This documentation is archived and is not being maintained.

TypeBuilder.DefineMethodOverride Method

Specifies a given method body that implements a given method declaration, potentially with a different name.

Namespace:  System.Reflection.Emit
Assembly:  mscorlib (in mscorlib.dll)

member DefineMethodOverride : 
        methodInfoBody:MethodInfo * 
        methodInfoDeclaration:MethodInfo -> unit 


Type: System.Reflection.MethodInfo
The method body to be used. This should be a MethodBuilder object.
Type: System.Reflection.MethodInfo
The method whose declaration is to be used.


methodInfoBody does not belong to this class.


methodInfoBody or methodInfoDeclaration is a null reference (Nothing in Visual Basic).


The type was previously created using CreateType.


The declaring type of methodInfoBody is not the type represented by this TypeBuilder.

Do not use this method to emit method overrides or interface implementations. To override a method of a base class or to implement a method of an interface, simply emit a method with the same name and signature as the method to be overridden or implemented, as demonstrated in the code example.

The DefineMethodOverride method is used when a method body and a method declaration have different names. For example, a class might override a base class method and also provide a separate implementation for an interface member with the same name, as demonstrated in the code example.

DefineMethodOverride defines a methodimpl, which consists of a pair of metadata tokens. One token points to an implementation, and the other token points to a declaration that the body implements. The body must be defined on the type the method impl is defined on, and the body must be virtual (Overridable in Visual Basic). The declaration can be made to a method defined on an interface implemented by the type, a method on a derived class, or a method defined in the type. If the declaration is on an interface only, the slot defined for the interface is altered. If the declaration is made to a method on a base type, the slot for the method is overridden and any duplicates for the overridden method are also replaced. The overridden method cannot be the actual method that is declared. If the method is on the same type, the slot is replaced and any duplicates for the replaced methods are overridden.


For more information about method impls, see MethodImpl in the ECMA Partition II Metadata documentation. The documentation is available online; see ECMA C# and Common Language Infrastructure Standards on MSDN and Standard ECMA-335 - Common Language Infrastructure (CLI) on the Ecma International Web site.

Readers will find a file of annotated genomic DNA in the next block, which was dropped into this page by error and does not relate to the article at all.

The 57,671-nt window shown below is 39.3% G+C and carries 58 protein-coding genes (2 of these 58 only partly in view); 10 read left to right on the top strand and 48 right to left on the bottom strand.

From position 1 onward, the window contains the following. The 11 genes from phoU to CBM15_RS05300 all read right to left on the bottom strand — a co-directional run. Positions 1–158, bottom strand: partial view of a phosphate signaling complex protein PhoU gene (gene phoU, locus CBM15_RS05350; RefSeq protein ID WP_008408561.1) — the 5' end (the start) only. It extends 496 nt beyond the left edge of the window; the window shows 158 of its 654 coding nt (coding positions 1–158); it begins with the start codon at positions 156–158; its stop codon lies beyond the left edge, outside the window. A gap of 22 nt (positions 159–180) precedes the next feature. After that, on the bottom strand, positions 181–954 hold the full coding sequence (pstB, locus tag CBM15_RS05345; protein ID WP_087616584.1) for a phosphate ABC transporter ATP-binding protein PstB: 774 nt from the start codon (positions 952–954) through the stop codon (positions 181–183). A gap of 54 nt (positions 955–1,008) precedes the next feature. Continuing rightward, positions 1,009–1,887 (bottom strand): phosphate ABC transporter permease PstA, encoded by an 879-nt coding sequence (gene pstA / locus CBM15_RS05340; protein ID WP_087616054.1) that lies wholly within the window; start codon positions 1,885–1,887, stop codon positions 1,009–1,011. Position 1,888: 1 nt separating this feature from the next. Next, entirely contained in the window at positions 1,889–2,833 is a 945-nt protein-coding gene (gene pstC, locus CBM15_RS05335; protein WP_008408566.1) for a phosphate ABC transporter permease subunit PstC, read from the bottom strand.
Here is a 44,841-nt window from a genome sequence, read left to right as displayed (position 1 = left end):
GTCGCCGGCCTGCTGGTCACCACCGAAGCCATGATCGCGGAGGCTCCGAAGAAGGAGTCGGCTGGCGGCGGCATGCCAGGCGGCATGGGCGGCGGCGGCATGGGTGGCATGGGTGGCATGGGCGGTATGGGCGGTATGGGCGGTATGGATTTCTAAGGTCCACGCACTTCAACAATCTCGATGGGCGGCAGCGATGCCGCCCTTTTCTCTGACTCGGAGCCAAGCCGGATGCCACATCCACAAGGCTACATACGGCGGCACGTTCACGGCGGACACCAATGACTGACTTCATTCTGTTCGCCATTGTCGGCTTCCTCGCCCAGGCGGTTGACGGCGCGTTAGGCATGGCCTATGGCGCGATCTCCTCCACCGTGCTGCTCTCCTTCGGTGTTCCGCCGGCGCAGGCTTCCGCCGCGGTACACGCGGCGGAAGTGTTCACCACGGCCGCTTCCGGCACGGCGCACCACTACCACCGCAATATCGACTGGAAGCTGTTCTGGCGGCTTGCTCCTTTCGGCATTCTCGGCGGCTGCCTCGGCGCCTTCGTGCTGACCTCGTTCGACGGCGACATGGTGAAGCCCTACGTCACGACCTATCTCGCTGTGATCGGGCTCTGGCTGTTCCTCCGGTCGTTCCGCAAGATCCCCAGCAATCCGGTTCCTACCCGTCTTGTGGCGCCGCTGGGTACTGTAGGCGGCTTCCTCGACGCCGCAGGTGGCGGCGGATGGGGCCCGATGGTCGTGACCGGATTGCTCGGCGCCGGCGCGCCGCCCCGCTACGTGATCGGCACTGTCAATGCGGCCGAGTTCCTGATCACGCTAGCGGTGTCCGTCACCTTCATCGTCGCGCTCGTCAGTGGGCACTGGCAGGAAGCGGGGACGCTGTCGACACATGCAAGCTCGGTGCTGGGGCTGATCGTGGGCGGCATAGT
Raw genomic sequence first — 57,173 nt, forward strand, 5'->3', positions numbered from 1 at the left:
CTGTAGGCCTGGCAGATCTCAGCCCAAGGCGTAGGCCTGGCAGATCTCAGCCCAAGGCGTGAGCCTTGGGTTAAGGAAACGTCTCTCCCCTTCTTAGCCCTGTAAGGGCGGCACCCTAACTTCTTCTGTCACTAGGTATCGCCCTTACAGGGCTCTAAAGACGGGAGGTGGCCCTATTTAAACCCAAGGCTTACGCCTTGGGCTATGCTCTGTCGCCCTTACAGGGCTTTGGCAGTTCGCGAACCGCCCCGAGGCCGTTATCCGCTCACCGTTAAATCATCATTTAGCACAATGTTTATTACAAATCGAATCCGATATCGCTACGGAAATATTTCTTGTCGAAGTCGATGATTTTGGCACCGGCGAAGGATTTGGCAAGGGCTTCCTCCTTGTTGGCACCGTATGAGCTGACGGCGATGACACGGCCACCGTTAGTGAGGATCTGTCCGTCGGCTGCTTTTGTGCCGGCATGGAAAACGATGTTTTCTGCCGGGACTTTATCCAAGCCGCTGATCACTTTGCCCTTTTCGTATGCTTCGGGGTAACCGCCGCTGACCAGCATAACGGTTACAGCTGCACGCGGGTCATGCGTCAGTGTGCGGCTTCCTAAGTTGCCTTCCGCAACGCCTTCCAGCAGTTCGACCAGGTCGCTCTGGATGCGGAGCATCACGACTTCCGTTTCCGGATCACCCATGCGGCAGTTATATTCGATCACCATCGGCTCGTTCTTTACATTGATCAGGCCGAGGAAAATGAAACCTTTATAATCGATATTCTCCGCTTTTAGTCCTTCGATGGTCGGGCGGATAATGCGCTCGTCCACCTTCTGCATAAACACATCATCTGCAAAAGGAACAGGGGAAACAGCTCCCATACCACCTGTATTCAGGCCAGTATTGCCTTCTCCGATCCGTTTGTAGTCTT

Important noteImportant

After the DefineMethodOverride method is called, some features of methodInfoBody cannot be changed. For example, you cannot apply an attribute to a generic type parameter of methodInfoBody by using the SetGenericParameterAttributes method. If you must use the DefineMethodOverride method, do so after all characteristics of methodInfoBody have been defined.

The following code example contains an interface I with a method M(), a base class A that implements the interface, and a derived class C that overrides the base class implementation of M() and also provides a separate explicit implementation of I.M().

The main() method of the code example shows how to emit the derived class C. The override of A.M() is accomplished simply by emitting a method M() with the same signature. However, to provide a separate implementation of I.M(), you must define a method body and then use the DefineMethodOverride method to associate that method body with a MethodInfo representing I.M(). The name of the method body does not matter.

The code example creates an instance of the emitted class. It obtains a MethodInfo object for I.M(), and uses it to invoke the emitted class's explicit interface implementation. It then obtains a MethodInfo object for A.M(), and uses it to invoke the emitted class's override of that method.

No code example is currently available or this language may not be supported.

.NET Framework

Supported in: 4, 3.5, 3.0, 2.0, 1.1, 1.0

.NET Framework Client Profile

Supported in: 4, 3.5 SP1

Windows 7, Windows Vista SP1 or later, Windows XP SP3, Windows XP SP2 x64 Edition, Windows Server 2008 (Server Core not supported), Windows Server 2008 R2 (Server Core supported with SP1 or later), Windows Server 2003 SP2

The .NET Framework does not support all versions of every platform. For a list of the supported versions, see .NET Framework System Requirements.